5. Misoprostol: Misoprostol is a synthetic prostaglandin (PG E1) developed and manufactured in the U.S. for the treatment and prevention of stomach ulcers. Thousands of studies have evaluated its use in gynecology because it causes uterine contractions and cervical softening, or “ripening.” In the U.S., misoprostol is not FDA-approved for induction termination, but it is approved as part of the early medical abortion regimen with mifepristone. Misoprostol also is given to women before a surgical abortion or labor induction to achieve cervical ripening[1] and for treatment of excessive bleeding after an abortion or other uterine procedure. Misoprostol tablets are produced for oral use in doses of 100mcg and 200mcg, but have also been studied for various indications to be used vaginally, buccally (in the cheeks), sublingually (under the tongue) or rectally.

6. Vasopressin and Epinephrine: These medications cause constriction of blood vessels in the areas where injected. They sometimes are added to the cervical numbing medications. Vasopressin has been shown to reduce blood loss significantly from second-trimester dilation and evacuation abortions and decrease the need for reaspiration.

7. Oxytocin (Pitocin) and Methylergonovine Maleate (Methergine): These medications are uterotonic drugs that frequently are administered following second-trimester procedures to cause uterine contraction and decrease blood loss. They may be used either to prevent or to treat heavier bleeding.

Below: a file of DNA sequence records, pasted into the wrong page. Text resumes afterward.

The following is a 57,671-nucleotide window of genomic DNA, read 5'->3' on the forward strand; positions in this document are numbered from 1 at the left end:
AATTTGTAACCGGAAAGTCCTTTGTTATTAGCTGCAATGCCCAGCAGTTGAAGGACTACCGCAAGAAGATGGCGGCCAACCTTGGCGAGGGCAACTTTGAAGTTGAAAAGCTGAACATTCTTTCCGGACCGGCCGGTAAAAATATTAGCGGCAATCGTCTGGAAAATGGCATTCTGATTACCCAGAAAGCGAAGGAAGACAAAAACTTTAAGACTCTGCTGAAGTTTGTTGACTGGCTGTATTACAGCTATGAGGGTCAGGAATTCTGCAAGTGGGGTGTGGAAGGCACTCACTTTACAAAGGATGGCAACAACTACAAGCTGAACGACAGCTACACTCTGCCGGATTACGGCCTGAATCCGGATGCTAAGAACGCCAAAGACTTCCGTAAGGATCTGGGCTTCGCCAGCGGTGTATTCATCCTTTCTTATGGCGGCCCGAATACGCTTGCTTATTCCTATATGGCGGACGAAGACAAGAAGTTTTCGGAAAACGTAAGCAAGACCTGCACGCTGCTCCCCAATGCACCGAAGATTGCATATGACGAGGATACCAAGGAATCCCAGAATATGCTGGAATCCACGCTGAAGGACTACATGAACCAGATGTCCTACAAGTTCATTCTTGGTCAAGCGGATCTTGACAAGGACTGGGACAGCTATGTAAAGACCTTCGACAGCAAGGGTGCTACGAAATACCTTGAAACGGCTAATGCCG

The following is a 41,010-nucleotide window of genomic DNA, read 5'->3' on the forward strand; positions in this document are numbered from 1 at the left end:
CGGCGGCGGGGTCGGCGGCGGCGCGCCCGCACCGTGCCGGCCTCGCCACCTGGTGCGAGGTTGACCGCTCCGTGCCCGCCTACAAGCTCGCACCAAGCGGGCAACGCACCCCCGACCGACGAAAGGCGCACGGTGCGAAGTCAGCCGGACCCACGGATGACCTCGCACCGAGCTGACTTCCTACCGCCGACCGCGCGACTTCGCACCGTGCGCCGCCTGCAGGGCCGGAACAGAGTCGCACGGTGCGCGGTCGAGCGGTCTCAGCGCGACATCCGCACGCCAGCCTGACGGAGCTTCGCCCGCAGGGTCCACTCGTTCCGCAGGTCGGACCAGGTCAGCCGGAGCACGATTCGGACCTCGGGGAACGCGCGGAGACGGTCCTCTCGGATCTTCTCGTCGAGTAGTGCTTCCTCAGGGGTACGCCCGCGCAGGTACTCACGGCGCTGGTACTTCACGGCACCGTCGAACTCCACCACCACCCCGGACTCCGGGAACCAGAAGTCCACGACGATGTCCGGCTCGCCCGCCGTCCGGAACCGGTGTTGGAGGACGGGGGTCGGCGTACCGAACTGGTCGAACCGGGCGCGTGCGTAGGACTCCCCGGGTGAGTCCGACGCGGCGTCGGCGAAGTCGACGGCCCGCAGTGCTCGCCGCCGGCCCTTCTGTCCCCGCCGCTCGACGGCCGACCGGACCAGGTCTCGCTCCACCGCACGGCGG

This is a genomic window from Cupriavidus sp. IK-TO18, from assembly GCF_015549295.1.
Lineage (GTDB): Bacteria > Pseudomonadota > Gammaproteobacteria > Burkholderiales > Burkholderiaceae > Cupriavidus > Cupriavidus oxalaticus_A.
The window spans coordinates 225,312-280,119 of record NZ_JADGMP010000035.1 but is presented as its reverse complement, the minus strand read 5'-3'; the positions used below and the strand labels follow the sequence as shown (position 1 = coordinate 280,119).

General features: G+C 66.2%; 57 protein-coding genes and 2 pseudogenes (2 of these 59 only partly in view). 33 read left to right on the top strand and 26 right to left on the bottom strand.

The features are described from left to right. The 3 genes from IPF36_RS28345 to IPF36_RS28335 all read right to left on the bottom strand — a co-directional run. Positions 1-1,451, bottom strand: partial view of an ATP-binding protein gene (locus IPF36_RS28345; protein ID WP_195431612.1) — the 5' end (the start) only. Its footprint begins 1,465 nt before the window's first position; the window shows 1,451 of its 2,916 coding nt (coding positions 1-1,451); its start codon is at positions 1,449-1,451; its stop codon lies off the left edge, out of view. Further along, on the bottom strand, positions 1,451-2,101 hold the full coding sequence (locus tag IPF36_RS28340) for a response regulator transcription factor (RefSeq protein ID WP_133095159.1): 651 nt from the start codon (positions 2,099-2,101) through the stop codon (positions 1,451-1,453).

G. Complications and Interventions

1. Post-Abortion Hemorrhage: A blood loss of 500 mL or bleeding requiring transfusion are commonly used definitions of post-abortion hemorrhage. Causes include incomplete abortion, uterine atony, placental abnormalities, perforation or uterine injury, cervical laceration, and bleeding disorders. Post-abortion hemorrhage occurs in approximately 0.8 per 100,000 abortions, with increased risk at more advanced gestations. Treatment depends upon the underlying cause of the hemorrhage, and may include uterine massage; re-aspiration; medications (such as prostaglandin F2a, oxytocin, misoprostol, methylergonovine, or vasopressin); a pressure balloon inside the uterus; surgery, including laparotomy for repair of perforation or hysterectomy; or uterine artery embolization by Interventional Radiology.